Hayslette offered free firearms training, office equipment and other things of value to Sawhny.
Hayslette provided coffee, breakfast, lunch and other food and beverage to Raheja, Sawhny and their office staff, usually with little to no substantive discussion about Nuedexta.
Hayslette accessed protected patient health information without authorization, and facilitated the submission of false diagnoses of PBA on prior authorizations to Medicaid Managed Care Organizations.
It was further part of the conspiracy that Raheja and Sawhny took steps in return for things of value, such as:
Raheja and Sawhny wrote more Nuedexta prescriptions and caused the submission of billings to Medicare and Medicaid for Nuedexta prescriptions for patients that did not have PBA.
Raheja and Sawhny also submitted and caused the submission of materially false and fictitious prior authorizations to Medicaid MCOs that reflected diagnoses of PBA for patients that did not actually have PBA.
Raheja falsely diagnosed patients with PBA, and recorded and caused the recording of false symptoms in patient records to support a diagnosis of PBA.
Sawhny also allegedly permitted unauthorized access to protected patient health information.
“We all trust our doctors to make decisions based on what is best for the patient, not based on which sales representative is paying them money on the side and springing for steak dinners,” U.S. Attorney Justin Herdman said. “Doctors and the pharmaceutical sales reps who don’t follow the rules will be held accountable for their actions.”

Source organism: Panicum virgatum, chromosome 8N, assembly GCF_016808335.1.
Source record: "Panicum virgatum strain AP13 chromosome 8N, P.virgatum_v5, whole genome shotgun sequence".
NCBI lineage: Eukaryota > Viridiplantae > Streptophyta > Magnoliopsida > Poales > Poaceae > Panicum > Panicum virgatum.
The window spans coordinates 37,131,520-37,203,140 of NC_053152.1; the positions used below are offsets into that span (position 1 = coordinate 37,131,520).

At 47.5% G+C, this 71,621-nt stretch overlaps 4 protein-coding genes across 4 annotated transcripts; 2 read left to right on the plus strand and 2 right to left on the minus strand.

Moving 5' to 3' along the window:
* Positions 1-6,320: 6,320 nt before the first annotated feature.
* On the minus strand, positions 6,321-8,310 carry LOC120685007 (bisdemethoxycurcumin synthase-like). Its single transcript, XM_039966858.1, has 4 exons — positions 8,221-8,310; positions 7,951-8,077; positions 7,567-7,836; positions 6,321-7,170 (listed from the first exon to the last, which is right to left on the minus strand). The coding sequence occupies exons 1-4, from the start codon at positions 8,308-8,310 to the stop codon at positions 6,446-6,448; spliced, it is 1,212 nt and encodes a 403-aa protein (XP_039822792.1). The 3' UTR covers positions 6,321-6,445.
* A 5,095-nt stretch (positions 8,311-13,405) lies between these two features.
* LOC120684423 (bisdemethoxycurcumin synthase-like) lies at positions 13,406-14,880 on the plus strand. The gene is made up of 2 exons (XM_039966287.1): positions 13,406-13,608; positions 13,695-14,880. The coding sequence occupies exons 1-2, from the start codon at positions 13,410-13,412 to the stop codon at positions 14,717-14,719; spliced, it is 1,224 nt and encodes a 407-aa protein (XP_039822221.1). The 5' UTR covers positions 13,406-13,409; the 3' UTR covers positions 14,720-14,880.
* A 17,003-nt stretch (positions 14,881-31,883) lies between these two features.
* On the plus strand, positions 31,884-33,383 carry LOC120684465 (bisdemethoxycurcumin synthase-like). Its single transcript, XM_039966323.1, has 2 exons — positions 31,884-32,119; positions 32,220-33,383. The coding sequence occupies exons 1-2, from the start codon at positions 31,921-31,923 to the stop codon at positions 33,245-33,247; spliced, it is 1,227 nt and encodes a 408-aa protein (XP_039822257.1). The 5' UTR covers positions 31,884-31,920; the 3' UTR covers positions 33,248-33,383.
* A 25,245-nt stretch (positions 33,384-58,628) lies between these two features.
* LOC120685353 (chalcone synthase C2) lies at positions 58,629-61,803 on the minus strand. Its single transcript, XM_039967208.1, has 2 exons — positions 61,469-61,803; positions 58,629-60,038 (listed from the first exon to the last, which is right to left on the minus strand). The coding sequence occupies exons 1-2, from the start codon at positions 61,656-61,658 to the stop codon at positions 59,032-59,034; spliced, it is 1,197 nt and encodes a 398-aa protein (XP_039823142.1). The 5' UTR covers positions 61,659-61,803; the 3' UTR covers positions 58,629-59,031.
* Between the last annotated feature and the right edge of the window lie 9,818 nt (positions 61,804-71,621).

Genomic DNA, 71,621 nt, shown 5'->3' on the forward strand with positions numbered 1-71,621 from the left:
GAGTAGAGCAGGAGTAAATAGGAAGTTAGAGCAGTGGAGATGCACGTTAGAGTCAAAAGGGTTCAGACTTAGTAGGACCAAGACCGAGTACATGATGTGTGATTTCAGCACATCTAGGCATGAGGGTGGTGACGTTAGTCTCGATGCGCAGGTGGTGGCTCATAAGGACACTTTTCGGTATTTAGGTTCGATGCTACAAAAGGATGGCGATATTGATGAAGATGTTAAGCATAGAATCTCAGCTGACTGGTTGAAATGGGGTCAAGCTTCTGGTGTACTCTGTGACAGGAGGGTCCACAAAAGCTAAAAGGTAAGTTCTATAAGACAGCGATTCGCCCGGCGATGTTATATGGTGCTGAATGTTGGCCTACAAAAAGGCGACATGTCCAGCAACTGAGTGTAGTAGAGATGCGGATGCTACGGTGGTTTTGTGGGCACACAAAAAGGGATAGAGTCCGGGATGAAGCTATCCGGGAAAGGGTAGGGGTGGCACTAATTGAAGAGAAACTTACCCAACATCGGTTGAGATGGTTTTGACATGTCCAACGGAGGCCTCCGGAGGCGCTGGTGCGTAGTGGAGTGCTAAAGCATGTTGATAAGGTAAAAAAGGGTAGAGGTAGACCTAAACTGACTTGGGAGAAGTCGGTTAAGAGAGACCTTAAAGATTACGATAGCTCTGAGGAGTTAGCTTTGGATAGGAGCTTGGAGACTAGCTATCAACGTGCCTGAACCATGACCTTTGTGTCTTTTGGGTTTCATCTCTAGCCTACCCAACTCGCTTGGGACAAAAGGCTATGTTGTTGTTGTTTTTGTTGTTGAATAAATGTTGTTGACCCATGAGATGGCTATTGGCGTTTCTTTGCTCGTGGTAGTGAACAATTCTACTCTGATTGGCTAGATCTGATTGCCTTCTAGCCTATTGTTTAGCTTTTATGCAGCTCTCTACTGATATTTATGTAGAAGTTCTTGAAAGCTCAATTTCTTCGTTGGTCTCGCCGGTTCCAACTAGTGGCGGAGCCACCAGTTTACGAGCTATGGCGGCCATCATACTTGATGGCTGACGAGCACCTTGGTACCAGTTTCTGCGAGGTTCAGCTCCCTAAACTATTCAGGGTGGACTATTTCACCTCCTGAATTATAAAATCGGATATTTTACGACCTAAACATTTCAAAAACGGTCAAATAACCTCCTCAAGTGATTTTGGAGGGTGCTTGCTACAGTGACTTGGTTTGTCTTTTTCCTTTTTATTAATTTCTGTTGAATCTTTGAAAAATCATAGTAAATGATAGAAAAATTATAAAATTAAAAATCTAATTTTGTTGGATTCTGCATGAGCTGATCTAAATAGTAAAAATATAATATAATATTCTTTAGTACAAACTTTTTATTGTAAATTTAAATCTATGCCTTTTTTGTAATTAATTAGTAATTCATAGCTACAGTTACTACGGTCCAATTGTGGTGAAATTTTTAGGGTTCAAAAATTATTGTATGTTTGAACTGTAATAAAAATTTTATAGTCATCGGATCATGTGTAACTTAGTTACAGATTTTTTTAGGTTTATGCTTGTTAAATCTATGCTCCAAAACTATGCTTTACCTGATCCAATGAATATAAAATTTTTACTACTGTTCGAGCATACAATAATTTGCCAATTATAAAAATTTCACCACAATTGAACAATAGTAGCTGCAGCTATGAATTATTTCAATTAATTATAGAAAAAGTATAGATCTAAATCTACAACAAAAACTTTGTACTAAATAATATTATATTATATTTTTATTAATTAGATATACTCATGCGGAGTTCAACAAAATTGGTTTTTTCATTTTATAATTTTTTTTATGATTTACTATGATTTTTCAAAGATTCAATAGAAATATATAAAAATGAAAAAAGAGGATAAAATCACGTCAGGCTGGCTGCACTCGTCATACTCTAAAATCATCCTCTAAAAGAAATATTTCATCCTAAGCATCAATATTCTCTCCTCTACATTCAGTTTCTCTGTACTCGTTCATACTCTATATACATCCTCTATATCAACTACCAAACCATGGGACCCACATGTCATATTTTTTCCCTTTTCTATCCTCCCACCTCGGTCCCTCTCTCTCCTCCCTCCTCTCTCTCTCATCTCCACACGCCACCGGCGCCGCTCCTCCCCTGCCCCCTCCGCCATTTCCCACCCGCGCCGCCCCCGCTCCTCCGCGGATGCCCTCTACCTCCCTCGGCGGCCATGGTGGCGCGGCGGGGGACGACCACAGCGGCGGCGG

“These doctors will now answer to a court of law for financially benefitting from lucrative speaking engagements and writing questionable prescriptions for one medication,” FBI Special Agent in Charge Eric B. Smith said. “The FBI will continue collaborative efforts to root out healthcare fraud and hold those responsible accountable for their fraudulent, unethical behavior."
“Kickbacks are to ethics like a magnet to a compass — you lose your direction,” Ohio Attorney General Dave Yost said. “Imagine trusting your doctor to do what’s right for your health, and finding out he’s instead doing what’s right for his wallet. This is much more than a financial crime.”
If anyone believes they may have been a victim in this case, they are encouraged to call the FBI at 216-622-6963.
If convicted, the defendant’s sentence will be determined by the Court after review of factors unique to this case, including the defendant’s prior criminal record, if any, the defendant’s role in the offense and the characteristics of the violation. In all cases, the sentence will not exceed the statutory maximum and, in most cases, it will be less than the maximum.
The FBI, Health and Human Services – Office of Inspector General and the Ohio Attorney General’s Medicaid Fraud Control Unit investigated this case. Assistant U.S. Attorneys Michael L. Collyer and Megan R. Miller are prosecuting the case.
An indictment is only a charge and is not evidence of guilt. A defendant is entitled to a fair trial in which it will be the government’s burden to prove guilt beyond a reasonable doubt.